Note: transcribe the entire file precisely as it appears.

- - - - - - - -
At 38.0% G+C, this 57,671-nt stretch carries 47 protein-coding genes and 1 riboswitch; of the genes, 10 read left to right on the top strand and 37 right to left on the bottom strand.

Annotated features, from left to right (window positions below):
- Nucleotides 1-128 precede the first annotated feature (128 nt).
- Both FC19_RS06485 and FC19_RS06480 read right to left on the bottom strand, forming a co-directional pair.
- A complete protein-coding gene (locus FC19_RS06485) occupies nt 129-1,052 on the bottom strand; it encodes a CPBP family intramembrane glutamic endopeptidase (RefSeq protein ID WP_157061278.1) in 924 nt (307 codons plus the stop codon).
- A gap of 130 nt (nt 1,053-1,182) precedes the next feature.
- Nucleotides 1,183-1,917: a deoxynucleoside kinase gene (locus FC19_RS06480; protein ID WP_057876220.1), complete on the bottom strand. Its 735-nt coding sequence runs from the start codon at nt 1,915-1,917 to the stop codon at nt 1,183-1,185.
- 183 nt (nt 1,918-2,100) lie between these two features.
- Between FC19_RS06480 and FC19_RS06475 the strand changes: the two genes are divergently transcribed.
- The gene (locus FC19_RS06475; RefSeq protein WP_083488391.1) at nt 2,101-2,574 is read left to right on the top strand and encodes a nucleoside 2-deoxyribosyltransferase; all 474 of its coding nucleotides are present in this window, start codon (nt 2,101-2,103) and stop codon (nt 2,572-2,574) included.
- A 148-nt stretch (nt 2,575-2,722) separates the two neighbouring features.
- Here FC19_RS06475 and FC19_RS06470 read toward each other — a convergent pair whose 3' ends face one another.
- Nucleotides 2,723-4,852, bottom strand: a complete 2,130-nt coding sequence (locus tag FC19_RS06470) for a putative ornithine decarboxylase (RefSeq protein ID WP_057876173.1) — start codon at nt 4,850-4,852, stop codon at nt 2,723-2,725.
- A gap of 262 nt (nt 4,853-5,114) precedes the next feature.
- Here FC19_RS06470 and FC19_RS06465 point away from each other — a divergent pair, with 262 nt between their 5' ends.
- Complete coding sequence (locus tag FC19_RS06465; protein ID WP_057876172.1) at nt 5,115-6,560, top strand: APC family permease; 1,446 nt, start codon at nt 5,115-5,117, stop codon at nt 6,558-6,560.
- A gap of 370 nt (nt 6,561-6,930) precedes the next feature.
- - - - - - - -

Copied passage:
At 38.0% G+C, this 57,671-nt stretch carries 47 protein-coding genes and 1 riboswitch; of the genes, 10 read left to right on the top strand and 37 right to left on the bottom strand.

Annotated features, from left to right (window positions below):
- Nucleotides 1-128 precede the first annotated feature (128 nt).
- Both FC19_RS06485 and FC19_RS06480 read right to left on the bottom strand, forming a co-directional pair.
- A complete protein-coding gene (locus FC19_RS06485) occupies nt 129-1,052 on the bottom strand; it encodes a CPBP family intramembrane glutamic endopeptidase (RefSeq protein ID WP_157061278.1) in 924 nt (307 codons plus the stop codon).
- A gap of 130 nt (nt 1,053-1,182) precedes the next feature.
- Nucleotides 1,183-1,917: a deoxynucleoside kinase gene (locus FC19_RS06480; protein ID WP_057876220.1), complete on the bottom strand. Its 735-nt coding sequence runs from the start codon at nt 1,915-1,917 to the stop codon at nt 1,183-1,185.
- 183 nt (nt 1,918-2,100) lie between these two features.
- Between FC19_RS06480 and FC19_RS06475 the strand changes: the two genes are divergently transcribed.
- The gene (locus FC19_RS06475; RefSeq protein WP_083488391.1) at nt 2,101-2,574 is read left to right on the top strand and encodes a nucleoside 2-deoxyribosyltransferase; all 474 of its coding nucleotides are present in this window, start codon (nt 2,101-2,103) and stop codon (nt 2,572-2,574) included.
- A 148-nt stretch (nt 2,575-2,722) separates the two neighbouring features.
- Here FC19_RS06475 and FC19_RS06470 read toward each other — a convergent pair whose 3' ends face one another.
- Nucleotides 2,723-4,852, bottom strand: a complete 2,130-nt coding sequence (locus tag FC19_RS06470) for a putative ornithine decarboxylase (RefSeq protein ID WP_057876173.1) — start codon at nt 4,850-4,852, stop codon at nt 2,723-2,725.
- A gap of 262 nt (nt 4,853-5,114) precedes the next feature.
- Here FC19_RS06470 and FC19_RS06465 point away from each other — a divergent pair, with 262 nt between their 5' ends.
- Complete coding sequence (locus tag FC19_RS06465; protein ID WP_057876172.1) at nt 5,115-6,560, top strand: APC family permease; 1,446 nt, start codon at nt 5,115-5,117, stop codon at nt 6,558-6,560.
- A gap of 370 nt (nt 6,561-6,930) precedes the next feature.